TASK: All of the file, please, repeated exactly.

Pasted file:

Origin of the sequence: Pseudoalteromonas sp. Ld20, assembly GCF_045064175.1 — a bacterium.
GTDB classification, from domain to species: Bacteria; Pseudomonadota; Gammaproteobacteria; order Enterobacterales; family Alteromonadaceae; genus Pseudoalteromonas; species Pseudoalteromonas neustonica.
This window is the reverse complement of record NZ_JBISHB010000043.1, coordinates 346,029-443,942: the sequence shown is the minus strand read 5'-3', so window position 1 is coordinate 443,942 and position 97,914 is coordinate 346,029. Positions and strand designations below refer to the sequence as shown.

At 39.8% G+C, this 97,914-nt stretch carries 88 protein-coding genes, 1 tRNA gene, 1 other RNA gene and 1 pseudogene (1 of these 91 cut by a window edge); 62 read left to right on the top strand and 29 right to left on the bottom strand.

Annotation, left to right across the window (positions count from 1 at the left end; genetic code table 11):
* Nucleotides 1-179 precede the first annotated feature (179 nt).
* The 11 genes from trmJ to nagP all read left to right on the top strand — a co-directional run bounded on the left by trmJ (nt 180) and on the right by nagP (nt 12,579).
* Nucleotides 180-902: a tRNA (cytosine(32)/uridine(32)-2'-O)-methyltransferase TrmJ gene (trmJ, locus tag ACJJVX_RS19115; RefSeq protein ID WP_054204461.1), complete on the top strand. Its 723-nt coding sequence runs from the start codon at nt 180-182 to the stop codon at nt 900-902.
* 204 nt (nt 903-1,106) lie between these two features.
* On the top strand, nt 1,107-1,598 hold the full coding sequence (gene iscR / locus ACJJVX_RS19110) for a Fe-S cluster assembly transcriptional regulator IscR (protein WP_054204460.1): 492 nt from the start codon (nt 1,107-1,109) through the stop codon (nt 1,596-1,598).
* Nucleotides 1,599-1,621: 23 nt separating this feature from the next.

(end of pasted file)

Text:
Origin of the sequence: Pseudoalteromonas sp. Ld20, assembly GCF_045064175.1 — a bacterium.
GTDB classification, from domain to species: Bacteria; Pseudomonadota; Gammaproteobacteria; order Enterobacterales; family Alteromonadaceae; genus Pseudoalteromonas; species Pseudoalteromonas neustonica.
This window is the reverse complement of record NZ_JBISHB010000043.1, coordinates 346,029-443,942: the sequence shown is the minus strand read 5'-3', so window position 1 is coordinate 443,942 and position 97,914 is coordinate 346,029. Positions and strand designations below refer to the sequence as shown.

At 39.8% G+C, this 97,914-nt stretch carries 88 protein-coding genes, 1 tRNA gene, 1 other RNA gene and 1 pseudogene (1 of these 91 cut by a window edge); 62 read left to right on the top strand and 29 right to left on the bottom strand.

Annotation, left to right across the window (positions count from 1 at the left end; genetic code table 11):
* Nucleotides 1-179 precede the first annotated feature (179 nt).
* The 11 genes from trmJ to nagP all read left to right on the top strand — a co-directional run bounded on the left by trmJ (nt 180) and on the right by nagP (nt 12,579).
* Nucleotides 180-902: a tRNA (cytosine(32)/uridine(32)-2'-O)-methyltransferase TrmJ gene (trmJ, locus tag ACJJVX_RS19115; RefSeq protein ID WP_054204461.1), complete on the top strand. Its 723-nt coding sequence runs from the start codon at nt 180-182 to the stop codon at nt 900-902.
* 204 nt (nt 903-1,106) lie between these two features.
* On the top strand, nt 1,107-1,598 hold the full coding sequence (gene iscR / locus ACJJVX_RS19110) for a Fe-S cluster assembly transcriptional regulator IscR (protein WP_054204460.1): 492 nt from the start codon (nt 1,107-1,109) through the stop codon (nt 1,596-1,598).
* Nucleotides 1,599-1,621: 23 nt separating this feature from the next.